Credit unions are staring down a liquidity crunch
Credit unions are facing a liquidity challenge, and there are no easy answers.
The loan-to-savings ratio is currently 86%, its highest level in 40 years, Bill Hampel, an economic consultant, said last week during the CU Leadership Convention in Las Vegas. It has increased over the past six years largely because of loan growth, he added.
“Since 2012, credit union lending has doubled, led by a huge increase in auto lending,” Hampel said. “Loan demand is likely to slow even without a recession, because the auto market is slowing.”
This ratio could get even higher – Hampel predicts it could reach 87.5% by the end of 2020.
This is complicated by the fact that the savings market is “not normal” after almost 10 years of low interest rates, Hampel said. Large banks are also more aggressively pursuing retail deposits to meet standards laid out in Basel III. Overall, CU deposit growth has “held up” compared to other depository institutions despite this competition, he said.
Besides concerns of around liquidity, credit unions are looking at a potential recession.
“Will we have a recession?” Hampel said. “Yes, and that is an easy answer. When? Hard to say.”
According to Hampel, the U.S. economy is “more fragile” than it has been in years. As has been covered intensely in recent months, the yield curve is currently inverted. Since World War II, every time short-term interest rates have gone higher than long-term rates for two months, a recession has followed.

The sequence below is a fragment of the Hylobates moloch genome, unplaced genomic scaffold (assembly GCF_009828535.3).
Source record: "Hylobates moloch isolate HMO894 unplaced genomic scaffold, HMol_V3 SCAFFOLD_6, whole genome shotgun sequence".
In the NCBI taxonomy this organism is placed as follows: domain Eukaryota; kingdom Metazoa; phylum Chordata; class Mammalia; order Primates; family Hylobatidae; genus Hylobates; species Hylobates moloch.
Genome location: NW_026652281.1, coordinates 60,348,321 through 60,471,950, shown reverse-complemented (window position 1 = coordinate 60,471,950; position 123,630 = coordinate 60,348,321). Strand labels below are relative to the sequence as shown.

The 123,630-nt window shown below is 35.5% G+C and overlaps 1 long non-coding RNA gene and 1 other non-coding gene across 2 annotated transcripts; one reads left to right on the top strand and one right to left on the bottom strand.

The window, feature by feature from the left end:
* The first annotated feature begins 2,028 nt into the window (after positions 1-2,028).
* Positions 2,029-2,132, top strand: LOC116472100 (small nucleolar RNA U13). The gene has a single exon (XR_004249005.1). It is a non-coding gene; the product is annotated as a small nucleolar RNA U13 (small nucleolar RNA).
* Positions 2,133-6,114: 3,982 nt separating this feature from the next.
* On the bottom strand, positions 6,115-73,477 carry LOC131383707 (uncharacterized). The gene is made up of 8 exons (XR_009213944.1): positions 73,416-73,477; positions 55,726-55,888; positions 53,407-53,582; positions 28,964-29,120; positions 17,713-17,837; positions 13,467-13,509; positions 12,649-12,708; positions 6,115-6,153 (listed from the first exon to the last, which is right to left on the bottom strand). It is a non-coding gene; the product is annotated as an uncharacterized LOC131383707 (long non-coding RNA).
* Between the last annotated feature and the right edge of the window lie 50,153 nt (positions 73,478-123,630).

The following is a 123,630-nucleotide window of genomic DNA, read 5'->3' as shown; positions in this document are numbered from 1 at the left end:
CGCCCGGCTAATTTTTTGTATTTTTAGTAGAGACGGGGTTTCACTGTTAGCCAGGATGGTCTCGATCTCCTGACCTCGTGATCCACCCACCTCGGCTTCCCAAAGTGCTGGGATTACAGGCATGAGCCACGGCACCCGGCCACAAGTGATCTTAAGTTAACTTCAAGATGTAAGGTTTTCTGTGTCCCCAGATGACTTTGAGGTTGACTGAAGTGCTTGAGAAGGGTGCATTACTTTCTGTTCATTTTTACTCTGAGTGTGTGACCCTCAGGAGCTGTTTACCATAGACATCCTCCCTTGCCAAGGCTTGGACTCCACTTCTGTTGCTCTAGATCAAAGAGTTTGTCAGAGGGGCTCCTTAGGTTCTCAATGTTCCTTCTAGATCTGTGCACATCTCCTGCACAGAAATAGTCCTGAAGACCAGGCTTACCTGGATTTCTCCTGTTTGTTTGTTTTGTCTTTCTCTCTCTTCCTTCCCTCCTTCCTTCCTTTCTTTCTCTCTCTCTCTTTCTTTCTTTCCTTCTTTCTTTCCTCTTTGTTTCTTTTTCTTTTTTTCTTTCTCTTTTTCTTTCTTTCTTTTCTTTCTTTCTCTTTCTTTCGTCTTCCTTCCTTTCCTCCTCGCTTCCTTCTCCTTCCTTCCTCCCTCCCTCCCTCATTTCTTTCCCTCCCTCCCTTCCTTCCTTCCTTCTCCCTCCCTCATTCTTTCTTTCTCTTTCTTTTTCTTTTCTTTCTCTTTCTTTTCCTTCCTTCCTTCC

However, he added, those who are saying there has to be a recession simply because it has been 10 years since the last recession are missing the point.
“Economic expansions do not die of old age, it takes an external shock – such as the oil market in the 1970s, or the housing crisis in 2008,” he said.
Hampel was speaking the day the Federal Reserve Board lowered interest rates by 25 basis points. He said the rate cut could mean the Fed is trying to “preemptively stave off a recession,” or “trying to keep the guy down the street to stop yelling at them so much,” he quipped.
“The economy did not make the rate cut happen, the financial markets did. The best way to deal with a liquidity crunch is to hope for a recession, soon,” he joked. “During a recession, people save more and borrow less.”
Hampel said a credit union’s response to tight liquidity depends on its capital. If the CU is well capitalized, it can sell loans as participations, or offer CD specials to bring in funding. Credit unions with a weaker net worth may not be able to take either of those steps because both options are expensive. Instead, some institutions could temper loan demand with higher interest rates.
“In either case, credit unions can encourage deposit growth by active marketing of savings, rather than marketing their loans,” Hampel said. “They also could offer business services, which bring in deposits, or increase their rates on both sides of the deposit sheet. Another option is to use excess share insurance, which can help retain funds in a troubled economy.”